In two performances at Mercer University the band was joined by the Macon Symphony Youth Orchestra.
This band was eliminated after a series of budget cuts.
About a dozen took the stage alongside 80 young musicians from the Macon Symphony Youth Orchestra.
In a nearly full house the band performed twice once at 1:30 in the afternoon and the last performance ever is at 6:45 tonight.
Thomas Gamboa: "It's a little difficult and bittersweet. We've had such a great relationship with the community around robins air force base. We're sad to leave, but we also know that it's time to move on and go where the air force needs up to be."
The Air Force says airmen currently assigned to the band will be reassigned to other active duty bands.

In the prime of all things digital some people still enjoy flipping through the pages of a book.
Hundreds of those people were at the Georgia National Fairgrounds over the weekend looking for a bargain read.
Friends of the Library set up shop for the 9th year.
Offering 90 thousand books in dozens of genres.
Chapter President, Georgette Lipford says the sale takes the help of 25 volunteers.
They work several months planning and pricing items.
Lipford says the last day of the sale brought in a crowd of over 600 people for half priced Saturday.
Georgette Lipford; President, Houston County Friends of the Library: "This is probably the biggest crowd we've had so far and they know they're in for bargains when they come and they're going out of here by the cartful."
Donna Vandersall, Perry: "We usually leave here with two or three boxes of books. For the price of one hardback you get in a bookstore you can get two boxes here."
There are plenty of books leftover from the book sale.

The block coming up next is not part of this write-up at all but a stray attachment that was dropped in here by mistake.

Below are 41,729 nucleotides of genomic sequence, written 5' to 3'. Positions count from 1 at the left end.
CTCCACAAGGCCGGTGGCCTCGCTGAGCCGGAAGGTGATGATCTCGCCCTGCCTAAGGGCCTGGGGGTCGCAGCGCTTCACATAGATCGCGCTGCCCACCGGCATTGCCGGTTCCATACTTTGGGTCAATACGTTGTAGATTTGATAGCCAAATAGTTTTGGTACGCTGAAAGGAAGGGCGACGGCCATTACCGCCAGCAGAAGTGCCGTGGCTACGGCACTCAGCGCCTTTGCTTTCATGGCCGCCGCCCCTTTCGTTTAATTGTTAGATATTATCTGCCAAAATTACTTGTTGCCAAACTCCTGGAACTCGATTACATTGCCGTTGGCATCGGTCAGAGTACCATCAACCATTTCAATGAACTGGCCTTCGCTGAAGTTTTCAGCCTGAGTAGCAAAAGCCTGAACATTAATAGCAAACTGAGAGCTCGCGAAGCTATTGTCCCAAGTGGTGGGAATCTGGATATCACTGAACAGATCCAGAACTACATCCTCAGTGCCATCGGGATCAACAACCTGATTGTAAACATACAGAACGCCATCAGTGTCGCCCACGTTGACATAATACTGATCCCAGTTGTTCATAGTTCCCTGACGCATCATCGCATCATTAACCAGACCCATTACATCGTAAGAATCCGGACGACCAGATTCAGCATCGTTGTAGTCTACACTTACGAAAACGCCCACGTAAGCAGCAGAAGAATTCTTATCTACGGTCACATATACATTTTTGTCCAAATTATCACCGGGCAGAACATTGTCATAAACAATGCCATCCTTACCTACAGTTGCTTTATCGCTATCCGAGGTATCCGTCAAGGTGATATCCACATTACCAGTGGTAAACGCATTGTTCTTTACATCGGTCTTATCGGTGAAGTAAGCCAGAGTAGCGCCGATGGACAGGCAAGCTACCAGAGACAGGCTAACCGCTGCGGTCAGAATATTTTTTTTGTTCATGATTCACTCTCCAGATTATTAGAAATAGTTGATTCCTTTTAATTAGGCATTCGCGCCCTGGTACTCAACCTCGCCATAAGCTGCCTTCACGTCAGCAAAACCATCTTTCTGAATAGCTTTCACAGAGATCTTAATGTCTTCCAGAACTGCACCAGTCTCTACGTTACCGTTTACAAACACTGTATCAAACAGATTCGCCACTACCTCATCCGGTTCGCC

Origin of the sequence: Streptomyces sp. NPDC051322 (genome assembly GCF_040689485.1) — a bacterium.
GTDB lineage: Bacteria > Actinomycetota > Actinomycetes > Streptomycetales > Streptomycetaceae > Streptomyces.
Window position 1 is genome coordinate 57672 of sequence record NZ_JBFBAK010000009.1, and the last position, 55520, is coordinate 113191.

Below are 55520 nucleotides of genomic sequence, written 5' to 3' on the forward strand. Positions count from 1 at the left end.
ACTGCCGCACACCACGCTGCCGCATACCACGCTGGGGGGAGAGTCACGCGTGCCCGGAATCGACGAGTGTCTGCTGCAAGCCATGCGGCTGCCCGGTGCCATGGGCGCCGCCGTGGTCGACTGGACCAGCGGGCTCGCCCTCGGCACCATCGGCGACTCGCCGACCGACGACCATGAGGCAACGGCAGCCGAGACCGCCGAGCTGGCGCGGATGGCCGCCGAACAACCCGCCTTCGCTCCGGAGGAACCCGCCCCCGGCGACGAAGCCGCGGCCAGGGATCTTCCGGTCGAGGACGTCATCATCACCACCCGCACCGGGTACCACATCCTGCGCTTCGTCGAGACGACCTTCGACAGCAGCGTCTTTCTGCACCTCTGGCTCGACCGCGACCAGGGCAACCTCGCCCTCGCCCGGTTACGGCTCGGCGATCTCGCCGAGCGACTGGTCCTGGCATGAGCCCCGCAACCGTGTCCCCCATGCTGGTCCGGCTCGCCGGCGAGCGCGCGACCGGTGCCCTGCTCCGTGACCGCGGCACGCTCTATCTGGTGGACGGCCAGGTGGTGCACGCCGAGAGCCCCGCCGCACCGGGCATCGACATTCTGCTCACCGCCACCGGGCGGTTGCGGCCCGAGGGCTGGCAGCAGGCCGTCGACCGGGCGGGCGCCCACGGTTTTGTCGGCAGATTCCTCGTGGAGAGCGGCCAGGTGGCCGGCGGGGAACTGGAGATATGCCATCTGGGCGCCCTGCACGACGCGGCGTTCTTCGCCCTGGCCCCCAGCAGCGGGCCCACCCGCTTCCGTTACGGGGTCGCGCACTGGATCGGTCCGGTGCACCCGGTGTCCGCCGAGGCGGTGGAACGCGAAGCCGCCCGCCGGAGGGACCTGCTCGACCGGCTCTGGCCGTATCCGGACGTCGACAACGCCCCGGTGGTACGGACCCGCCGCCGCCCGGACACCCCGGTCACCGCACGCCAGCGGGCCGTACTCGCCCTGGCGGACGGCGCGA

Those books are expected to sell in the Friends of the Library book store starting in September.
Profits will help Houston County libraries buy books.

While in school, many of us studied some of America's major moments in history from the Revolutionary War... to World War... to the Civil War but how many of us have actually lived a moment from the past?
Hundreds of Central Georgians gathered in Jones County to put on their Confederate or Union uniform to participate in a Civil-War re-enactment.
Austin Lewis has more on what went on the battlefield.
This isn't a young private soldier from the 1860s trying to get warm by a fire but it's 13-year-old Coleman Thompson who is getting ready for his first Civil War Re-enactment
Coleman Thompson, Gray: "Well, well I'm I'm really into history and stuff and I have a lot of ancesters that were in the Civil War so I thought that would be a good idea to come down here."
And experience what may have been like during the Civil War.
From the calls to battle.... To the march to the frontlines...
This all takes participants back to a different time.
Wayne Dobson, Macon: "We go beyond the textbook I mean we are living historians what we do is like an outdoor play it depicts what happen and of course of visual depiction is much more graphic than reading mere words from a page."
And the realism, wasn't just on the field...
They also kept warm like 19th century soldier and sleep like one too.
Earl Colvin, Confederate Soldier: "We know how it was to spend a 28 degree night in the tent...And uh we know how it was to be hot and sweaty and firing a rifle that will burn your hands every time you touch it. You know we experienced that and living that history enable us to better portray that period of time."
Coleman Thompson, Gray: "And I couldn't really sleep cause it was really hard cause there is no beds."
And despite the rain, Thompson knows where he will be next year.
Coleman Thompson, Gray: "Well it's really fun, it's the first time I tried it and I will see if I could get out here and do it again."
And there are others who feel the same way.
Austin Lewis 13WMAZ Eyewitness News.
If you missed the re-enactment you can still catch it tomorrow.
It's open to the public at 9 am but you can catch the battle around 2:00 pm.

A solar powered air plane is set to tour the U-S.
The Solar Impulse took off from California and flew several hours after sundown to land at Sky Harbor Airport in Phoenix.
This completes the first leg of it's cross country tour on what the co-pilot call a "milestone" for aviation history.
The tour began in San Francisco at Dawn on Friday and the creators of the solar airplane say this is the first attempt by a solar plane to cross the country day or night without fuel.

Thank you for joining us for Eyewitness News at 6.
We'll see you back here tonight for Eyewitness News at 11.
Remember... The news continues now on 13wmaz dot com and maz mobile.
Have a great night.